Wednesday, March 23, 2011

360° Time Lapse at the Hard Rock Hotel

So I planned a mini-vaca to visit some friends in San Diego.  I rolled up at the local Hard Rock Hotel in the Gaslamp District of San Diego, CA.  Ordered me up some Woodstock suite, complete with walkaround balcony for some good quality lapsin'.  I applied some discipline to myself on this trip, such as one camera bag, 2 lenses only, and no large tripod.  Also, don't think, just make.

< "Stay classy, San Diego..."

< The Gaslamp District of San Diego.  It used to be the red light district for the Navy liberty weekends, but has since been renovated into a thriving arts and shopping district.

Not knowing what I would be encountering at the hotel room, I came prepared with a full array of rigs, clamps, and adapters.  All this gear, and my 17" laptop, fit snuggly in my Urban Disguise 60 camera bag.

< When I reached the room's balcony, I was very pleased with the multiple angles I could shoot.   I had the San Diego convention Center to one side, and the San Diego skyline to the other.  I also had a really low angle view of the Gaslamp District's busy streets.

< Sunsets are always a gamble, and I was disappointed that the sun went down behind another hotel.  Made the best of it by focusing on the sunset reflections in the windows of the buildings.

< Night #1 exploded into a monsoon in the streets of San Diego.  This time lapse was shot with the 60D, 50mm lens, and lenskirt.  I'll post the video time lapse when I finish the longer piece edit.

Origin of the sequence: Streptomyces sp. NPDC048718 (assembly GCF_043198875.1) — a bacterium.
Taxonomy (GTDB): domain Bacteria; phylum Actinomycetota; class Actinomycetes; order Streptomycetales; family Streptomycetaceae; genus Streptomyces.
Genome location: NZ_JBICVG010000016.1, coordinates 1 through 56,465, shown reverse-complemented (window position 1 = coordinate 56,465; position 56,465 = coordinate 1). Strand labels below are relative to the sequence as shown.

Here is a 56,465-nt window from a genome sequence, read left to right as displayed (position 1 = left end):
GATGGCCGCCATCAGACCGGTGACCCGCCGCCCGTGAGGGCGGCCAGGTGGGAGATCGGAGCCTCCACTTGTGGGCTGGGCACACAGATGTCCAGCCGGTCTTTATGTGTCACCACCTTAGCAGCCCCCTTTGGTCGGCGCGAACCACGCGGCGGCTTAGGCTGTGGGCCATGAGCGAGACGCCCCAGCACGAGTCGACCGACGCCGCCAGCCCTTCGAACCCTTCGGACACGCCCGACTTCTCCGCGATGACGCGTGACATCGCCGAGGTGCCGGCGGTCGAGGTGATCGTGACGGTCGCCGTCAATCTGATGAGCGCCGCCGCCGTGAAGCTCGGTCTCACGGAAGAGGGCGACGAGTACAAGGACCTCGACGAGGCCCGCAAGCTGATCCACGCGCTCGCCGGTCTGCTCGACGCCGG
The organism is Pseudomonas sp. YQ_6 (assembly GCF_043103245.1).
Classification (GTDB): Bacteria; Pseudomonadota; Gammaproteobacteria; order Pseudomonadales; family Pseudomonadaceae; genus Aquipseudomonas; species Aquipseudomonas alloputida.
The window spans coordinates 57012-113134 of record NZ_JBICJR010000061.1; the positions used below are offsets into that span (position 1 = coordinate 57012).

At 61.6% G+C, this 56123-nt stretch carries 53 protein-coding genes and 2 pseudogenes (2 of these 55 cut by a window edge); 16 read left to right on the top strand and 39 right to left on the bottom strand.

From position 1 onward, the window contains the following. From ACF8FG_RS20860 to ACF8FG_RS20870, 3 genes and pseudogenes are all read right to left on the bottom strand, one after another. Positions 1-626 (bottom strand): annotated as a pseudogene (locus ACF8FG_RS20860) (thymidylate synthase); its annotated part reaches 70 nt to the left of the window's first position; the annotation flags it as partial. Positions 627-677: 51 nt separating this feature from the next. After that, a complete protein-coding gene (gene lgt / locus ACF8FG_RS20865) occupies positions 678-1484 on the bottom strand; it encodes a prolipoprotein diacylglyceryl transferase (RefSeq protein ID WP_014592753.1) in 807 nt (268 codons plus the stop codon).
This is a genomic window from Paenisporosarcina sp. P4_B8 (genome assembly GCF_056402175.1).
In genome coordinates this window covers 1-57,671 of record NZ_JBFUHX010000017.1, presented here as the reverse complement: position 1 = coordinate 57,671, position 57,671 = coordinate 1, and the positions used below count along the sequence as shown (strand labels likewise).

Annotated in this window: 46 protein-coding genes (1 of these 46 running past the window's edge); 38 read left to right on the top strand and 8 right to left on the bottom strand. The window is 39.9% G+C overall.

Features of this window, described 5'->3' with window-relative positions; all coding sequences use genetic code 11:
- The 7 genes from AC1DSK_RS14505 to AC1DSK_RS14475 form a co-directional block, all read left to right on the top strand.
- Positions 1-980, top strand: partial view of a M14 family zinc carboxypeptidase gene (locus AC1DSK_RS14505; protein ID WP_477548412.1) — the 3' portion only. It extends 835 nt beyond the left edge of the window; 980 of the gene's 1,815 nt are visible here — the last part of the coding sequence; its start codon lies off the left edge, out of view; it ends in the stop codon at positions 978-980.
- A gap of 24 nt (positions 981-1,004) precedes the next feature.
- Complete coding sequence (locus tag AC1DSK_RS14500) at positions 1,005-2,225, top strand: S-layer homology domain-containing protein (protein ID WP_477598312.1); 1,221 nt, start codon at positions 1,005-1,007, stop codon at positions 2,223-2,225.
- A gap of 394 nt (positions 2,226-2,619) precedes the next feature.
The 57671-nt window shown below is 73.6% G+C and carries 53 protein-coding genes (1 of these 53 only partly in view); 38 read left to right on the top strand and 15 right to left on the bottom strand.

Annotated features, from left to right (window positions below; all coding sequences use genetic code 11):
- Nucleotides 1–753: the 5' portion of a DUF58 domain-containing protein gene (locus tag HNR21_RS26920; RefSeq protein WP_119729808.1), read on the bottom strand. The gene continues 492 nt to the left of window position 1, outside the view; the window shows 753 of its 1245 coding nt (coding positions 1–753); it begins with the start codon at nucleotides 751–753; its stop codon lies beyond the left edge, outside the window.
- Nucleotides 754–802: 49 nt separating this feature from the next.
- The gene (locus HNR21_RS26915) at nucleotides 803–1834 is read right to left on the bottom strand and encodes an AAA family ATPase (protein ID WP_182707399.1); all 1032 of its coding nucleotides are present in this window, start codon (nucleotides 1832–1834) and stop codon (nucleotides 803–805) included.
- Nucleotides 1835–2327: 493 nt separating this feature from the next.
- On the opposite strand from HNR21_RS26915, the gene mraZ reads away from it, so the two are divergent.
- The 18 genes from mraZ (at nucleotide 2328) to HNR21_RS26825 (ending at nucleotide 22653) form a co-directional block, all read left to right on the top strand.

< I used the lenskirt, which did a great job cutting down the window reflections.  I mounted to the gorillapod and set up on a hotel chair.  The floor to ceiling windows of the Hard Rock were excellent for maximizing my shooting angles.

The weather finally cleared up enough to venture out onto the balcony for some sunshine time lapses.  I was running my 60D & iPhone (iTimelapse app), and clicking away.  One horrible overlook was forgetting to bring an ipod.   My new laptop didn't have my iTunes, and my iphone was busy working on the time lapse.  I contemplated silence, while bathing myself with the San Diego sunshine.

< I mounted the Camalapse egg timer to the Delkin Fat Gecko dual suction mount, and shot the 360 degree time lapse of the San Diego skyline and the Hard Rock Hotel.  I also used a Contour camera mount, that I improvised together with some gaffer's tape to hold the iPhone 4 in place.  I would've used the iPhone shockmount, but the winds were too strong.  Quick note: my new GLIF mount didn't arrive in time for this trip, but it would've worked great here.  Also, I'll never travel without the Delkin.  Let me repeat that: I'll never travel without the Delkin Fat Gecko.  So versatile, and sturdy.

Overall: I really liked the Delkin Gecko mount with the 60D and iPhone 4.  The lenskirt for the 60D worked really well for its first time in the field.  The Manfrotto suction cup malfunctioned, and never worked, also knocking out the Bogen Magic Arm.  I stuck with the Delkin and Gorillapod, which turned out to be my champions of the trip.  The Pedco Ultraclamp was also a great mounting option (especially with the Bogen), but I didn't use it as much as the others.  Good times.

< Rain Jacuz for the dedicated.  "Spring Break, my ass..."

Thursday, March 17, 2011

iPhone 4 Two-Axis Time Lapse Rig

I had some free time to kill, so I hooked up my iPhone 4 with the Camalapse 360 ° egg timer, the Kessler ElektraDRIVE, and the Philip Bloom pocket dolly.  I created an affordable, two-axis time lapse rig for the iPhone 4.

< The Camalapse egg timer ($25) hoists the iPhone 4 and shockmount holder.

< The Kessler Oracle controller with the ElektraDRIVE motor pod and Philip Bloom pocket dolly.

< With the Kessler ElektraDRIVE 200 series motor pod.